YOU, The Leader
Leadership in a Changed World
First, we must recognise the work we have done throughout these difficult times, acknowledge the current state of education and understand how the future of work has changed. In this way, we can create a shared vision for the future and agree new expectations.
We now know what true disruption feels like and we have all had to adapt to agile working environments with little to no preparation or plan in place to help us navigate the uncertainty. Now, we can redefine what good looks like and acknowledge how it is different now from what is was before.
With the clear communication of objectives and goals and defining what the measures of success are we can inspire motivation, accomplishment and drive ensuring we are all working towards this common goal as a supportive and united team.
Exerting the right amount of pressure upon ourselves and our teams is crucial to achieving effective long term, high performance. As discussed in a 2019 published research article by Marie S. Mitchell et al,2 there is a direct correlation between the level of pressure we feel and the performance we achieve.
Experiencing a level of pressure that stretches us out of our comfort zone can energise us and spark us into action, this is where we will find that we are operating in our peak performance zone experiencing a boost of energy, a feeling of drive and a sense of purpose enabling us to operate at our highest level of productivity.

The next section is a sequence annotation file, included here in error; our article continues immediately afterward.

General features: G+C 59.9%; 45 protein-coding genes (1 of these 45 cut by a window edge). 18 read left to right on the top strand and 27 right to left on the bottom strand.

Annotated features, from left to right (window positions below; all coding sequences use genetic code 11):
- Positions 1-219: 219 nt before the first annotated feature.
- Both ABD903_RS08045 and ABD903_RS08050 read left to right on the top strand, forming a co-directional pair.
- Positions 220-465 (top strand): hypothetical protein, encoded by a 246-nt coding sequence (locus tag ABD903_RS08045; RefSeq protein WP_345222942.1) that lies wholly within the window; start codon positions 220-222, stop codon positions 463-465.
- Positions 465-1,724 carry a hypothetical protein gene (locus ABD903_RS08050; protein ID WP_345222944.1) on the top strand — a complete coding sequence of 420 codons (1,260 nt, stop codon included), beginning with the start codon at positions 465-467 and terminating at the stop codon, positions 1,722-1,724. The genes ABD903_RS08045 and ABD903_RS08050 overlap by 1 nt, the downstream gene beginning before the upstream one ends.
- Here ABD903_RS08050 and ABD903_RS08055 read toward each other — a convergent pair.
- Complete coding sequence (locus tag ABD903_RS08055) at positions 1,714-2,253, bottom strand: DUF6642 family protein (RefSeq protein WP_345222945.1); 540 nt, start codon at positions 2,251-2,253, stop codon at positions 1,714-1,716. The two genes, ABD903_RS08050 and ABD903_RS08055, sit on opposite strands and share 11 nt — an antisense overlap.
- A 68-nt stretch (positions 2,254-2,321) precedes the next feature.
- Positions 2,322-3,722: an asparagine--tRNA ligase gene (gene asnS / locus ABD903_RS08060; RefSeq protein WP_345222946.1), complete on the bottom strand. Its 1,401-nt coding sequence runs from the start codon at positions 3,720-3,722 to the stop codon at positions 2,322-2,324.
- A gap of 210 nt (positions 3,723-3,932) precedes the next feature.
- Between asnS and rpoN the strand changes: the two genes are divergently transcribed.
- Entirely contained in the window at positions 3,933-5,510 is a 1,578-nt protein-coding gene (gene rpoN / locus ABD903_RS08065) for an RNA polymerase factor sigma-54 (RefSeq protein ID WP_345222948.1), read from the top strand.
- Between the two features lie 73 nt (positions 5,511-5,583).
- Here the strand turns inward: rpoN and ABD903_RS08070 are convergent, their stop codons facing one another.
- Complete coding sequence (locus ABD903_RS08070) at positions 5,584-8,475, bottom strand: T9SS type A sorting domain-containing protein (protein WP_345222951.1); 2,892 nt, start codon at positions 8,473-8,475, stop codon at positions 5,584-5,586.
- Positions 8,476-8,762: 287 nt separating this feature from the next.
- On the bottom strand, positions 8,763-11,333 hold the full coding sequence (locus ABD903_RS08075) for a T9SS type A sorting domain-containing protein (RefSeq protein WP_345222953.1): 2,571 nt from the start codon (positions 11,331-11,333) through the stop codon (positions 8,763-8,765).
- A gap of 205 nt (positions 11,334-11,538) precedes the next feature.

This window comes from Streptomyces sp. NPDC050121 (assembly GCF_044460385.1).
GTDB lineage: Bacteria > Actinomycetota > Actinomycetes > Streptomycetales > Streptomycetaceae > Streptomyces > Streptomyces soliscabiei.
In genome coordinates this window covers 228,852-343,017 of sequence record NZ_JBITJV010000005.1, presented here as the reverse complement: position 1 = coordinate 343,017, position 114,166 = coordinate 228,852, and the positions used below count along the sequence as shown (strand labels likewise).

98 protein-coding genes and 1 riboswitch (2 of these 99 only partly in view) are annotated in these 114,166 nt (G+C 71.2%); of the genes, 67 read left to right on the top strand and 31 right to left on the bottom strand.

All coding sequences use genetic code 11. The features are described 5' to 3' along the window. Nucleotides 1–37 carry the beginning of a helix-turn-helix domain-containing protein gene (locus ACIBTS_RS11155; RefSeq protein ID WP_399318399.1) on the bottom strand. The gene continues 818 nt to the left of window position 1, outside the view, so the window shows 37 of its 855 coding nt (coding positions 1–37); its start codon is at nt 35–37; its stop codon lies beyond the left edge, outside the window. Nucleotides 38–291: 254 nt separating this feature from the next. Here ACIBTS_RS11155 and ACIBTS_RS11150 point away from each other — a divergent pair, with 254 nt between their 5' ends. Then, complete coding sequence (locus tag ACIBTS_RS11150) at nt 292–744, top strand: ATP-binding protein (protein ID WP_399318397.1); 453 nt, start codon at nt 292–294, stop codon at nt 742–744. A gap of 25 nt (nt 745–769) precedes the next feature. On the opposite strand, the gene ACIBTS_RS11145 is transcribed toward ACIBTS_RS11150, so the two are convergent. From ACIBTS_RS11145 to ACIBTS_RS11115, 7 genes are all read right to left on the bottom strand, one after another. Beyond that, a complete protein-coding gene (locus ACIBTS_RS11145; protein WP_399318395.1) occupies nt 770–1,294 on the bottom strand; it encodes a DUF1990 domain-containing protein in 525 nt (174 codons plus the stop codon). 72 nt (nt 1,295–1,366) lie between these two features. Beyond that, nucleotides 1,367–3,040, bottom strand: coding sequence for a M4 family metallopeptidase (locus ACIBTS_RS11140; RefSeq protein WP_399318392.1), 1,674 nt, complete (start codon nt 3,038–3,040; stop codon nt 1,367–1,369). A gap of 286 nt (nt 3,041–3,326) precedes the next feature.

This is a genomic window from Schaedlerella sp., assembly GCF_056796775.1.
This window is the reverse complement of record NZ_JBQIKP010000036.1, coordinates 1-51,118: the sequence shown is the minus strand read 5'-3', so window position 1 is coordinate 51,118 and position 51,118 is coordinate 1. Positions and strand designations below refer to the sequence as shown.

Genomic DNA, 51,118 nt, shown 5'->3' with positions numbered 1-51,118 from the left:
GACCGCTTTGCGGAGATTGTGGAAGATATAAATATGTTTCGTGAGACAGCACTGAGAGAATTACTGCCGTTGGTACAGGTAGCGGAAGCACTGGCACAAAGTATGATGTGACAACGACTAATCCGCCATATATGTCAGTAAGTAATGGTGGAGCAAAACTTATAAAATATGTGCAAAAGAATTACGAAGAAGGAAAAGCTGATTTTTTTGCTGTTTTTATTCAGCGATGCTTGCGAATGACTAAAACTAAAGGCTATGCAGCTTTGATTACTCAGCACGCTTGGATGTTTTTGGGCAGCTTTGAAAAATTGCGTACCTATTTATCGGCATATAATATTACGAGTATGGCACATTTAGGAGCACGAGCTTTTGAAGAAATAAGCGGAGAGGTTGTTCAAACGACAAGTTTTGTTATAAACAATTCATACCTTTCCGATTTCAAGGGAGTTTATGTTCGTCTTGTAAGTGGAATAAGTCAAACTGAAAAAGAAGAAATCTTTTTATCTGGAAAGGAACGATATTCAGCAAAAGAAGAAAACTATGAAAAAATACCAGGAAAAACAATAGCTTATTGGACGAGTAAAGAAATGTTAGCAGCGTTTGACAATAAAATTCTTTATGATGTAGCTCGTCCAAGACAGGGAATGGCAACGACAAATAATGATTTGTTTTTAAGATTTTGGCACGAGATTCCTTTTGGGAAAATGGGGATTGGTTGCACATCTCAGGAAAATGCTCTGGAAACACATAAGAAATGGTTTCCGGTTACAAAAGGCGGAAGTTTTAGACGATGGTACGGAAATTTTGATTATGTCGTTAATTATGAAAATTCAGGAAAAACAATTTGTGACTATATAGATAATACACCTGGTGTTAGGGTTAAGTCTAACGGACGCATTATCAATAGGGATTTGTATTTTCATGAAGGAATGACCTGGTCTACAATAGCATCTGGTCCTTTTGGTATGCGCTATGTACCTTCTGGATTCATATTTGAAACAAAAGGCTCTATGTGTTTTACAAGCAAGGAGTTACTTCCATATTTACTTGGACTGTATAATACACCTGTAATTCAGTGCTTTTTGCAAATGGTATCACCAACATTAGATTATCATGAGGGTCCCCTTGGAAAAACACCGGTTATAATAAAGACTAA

It is unrealistic to believe we can always operate in our maximum performance zone, periodically we need to recharge in order to re-energise. If we feel we are under too much pressure or that the challenges we are facing are too much, the stretch we feel can quickly turn into strain. That strain can affect our concentration levels, our decision-making skills, our effectiveness and our overall wellbeing. This is true for you in the same way it is true for your team.
Every day can bring a new challenge and an increase in pressure, how we bounce back from the challenges we encounter and the resulting fluctuations in our performance is down to resilience. Put simply, resilience is our capacity to recover quickly from difficulties.
Acknowledging how you feel enables you to recognise and accept when you are experiencing a problem or in need of recovery. It is impossible to operate at peak performance for long time periods without experiencing burnout, so take regular moments to reflect on how you are feeling. Many leaders admit they have felt overwhelmed, stressed, de-motivated, worried, pressured, challenged, un-enthusiastic, frustrated, unsure and out of control throughout the lockdown period. It is important to be in-tune with how you are feeling so that you know when and what action can aid resilience.
Taking control with actions is an excellent way to start counteracting feelings of worry and anxiety.
Resilience is a skill that needs to be practiced, we can all take active steps like these to build our resilience and develop a growth mindset. Each time you overcome a challenge your self-confidence improves reinforcing positive behaviours, thoughts and actions and building your resilience. If you find yourself in a difficult situation, overwhelmed by work or feeling worried and anxious, it is this resilience that will provide the ability to refocus and get back on track quickly.